Here is a link to an FTB document that discusses the California statute for making assessments.
However, the FTB has had an unlimited statute for collection. That changed effective July 1, 2006 when under new legislation, the statutory period for collection is 20 years. That is still twice as long as the IRS collection statute of 10 years.
Within 10 years of the assessment, the FTB can sue in Court and obtain a judgment against the taxpayer. This judgment is valid for 10 years, and it can be renewed once.
Here is a further explanation of the judgment process:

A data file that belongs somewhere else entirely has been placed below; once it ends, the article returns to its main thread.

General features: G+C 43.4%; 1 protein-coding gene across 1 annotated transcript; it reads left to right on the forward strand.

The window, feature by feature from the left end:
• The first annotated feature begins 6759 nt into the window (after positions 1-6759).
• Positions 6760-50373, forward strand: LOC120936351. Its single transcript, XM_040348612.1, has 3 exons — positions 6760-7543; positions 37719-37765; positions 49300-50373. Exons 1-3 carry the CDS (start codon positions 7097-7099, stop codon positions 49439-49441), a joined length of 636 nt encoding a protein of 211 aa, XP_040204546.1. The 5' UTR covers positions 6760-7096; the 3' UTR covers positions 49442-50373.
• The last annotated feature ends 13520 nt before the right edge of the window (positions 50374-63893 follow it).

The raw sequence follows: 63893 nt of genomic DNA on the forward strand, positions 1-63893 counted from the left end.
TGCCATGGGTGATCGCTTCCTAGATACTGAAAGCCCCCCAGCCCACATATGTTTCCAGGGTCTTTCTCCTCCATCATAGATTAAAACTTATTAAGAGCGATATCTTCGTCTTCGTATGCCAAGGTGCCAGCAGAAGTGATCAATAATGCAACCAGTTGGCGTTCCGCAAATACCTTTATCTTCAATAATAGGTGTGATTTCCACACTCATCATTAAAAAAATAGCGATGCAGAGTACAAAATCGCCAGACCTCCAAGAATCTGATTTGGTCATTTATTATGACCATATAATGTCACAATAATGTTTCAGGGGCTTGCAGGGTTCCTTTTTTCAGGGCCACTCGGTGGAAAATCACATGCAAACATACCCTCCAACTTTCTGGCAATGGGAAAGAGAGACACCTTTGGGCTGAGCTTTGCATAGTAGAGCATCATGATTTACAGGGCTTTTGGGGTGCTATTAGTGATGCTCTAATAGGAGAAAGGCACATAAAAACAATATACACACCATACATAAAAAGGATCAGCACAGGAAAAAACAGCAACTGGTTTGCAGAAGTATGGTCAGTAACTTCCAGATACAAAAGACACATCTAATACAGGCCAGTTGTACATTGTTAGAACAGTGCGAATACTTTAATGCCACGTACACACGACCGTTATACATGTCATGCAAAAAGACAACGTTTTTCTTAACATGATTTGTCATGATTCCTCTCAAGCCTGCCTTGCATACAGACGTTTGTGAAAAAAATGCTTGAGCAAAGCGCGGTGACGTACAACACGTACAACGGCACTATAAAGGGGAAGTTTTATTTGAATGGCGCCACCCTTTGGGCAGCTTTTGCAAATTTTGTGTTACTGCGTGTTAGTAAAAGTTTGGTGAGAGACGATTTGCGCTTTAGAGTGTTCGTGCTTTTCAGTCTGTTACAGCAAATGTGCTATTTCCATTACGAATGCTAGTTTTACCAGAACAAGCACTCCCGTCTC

Judgment for tax. The FTB may file in the office of the county clerk in Sacramento County, or any other county, a certificate specifying the amount, due, the name and last-known address of the taxpayer liable, and the fact that the FTB has computed and levied the amount due, and request that judgment be entered for the amount due. [Cal. Rev. & Tax. Cd. § 19201 .] The county clerk then enters a judgment against the taxpayer and files the judgment in a Bank & Corporation Tax Judgments looseleaf book. [Cal. Rev. & Tax. Cd. § 19202 .] An abstract or copy of the judgment may be recorded with the county recorder. From the time of the recording, the judgment constitutes a lien on all real property of the taxpayer in the county or on property acquired by the taxpayer before the lien expires. [Cal. Rev. & Tax. Cd. § 19203 .]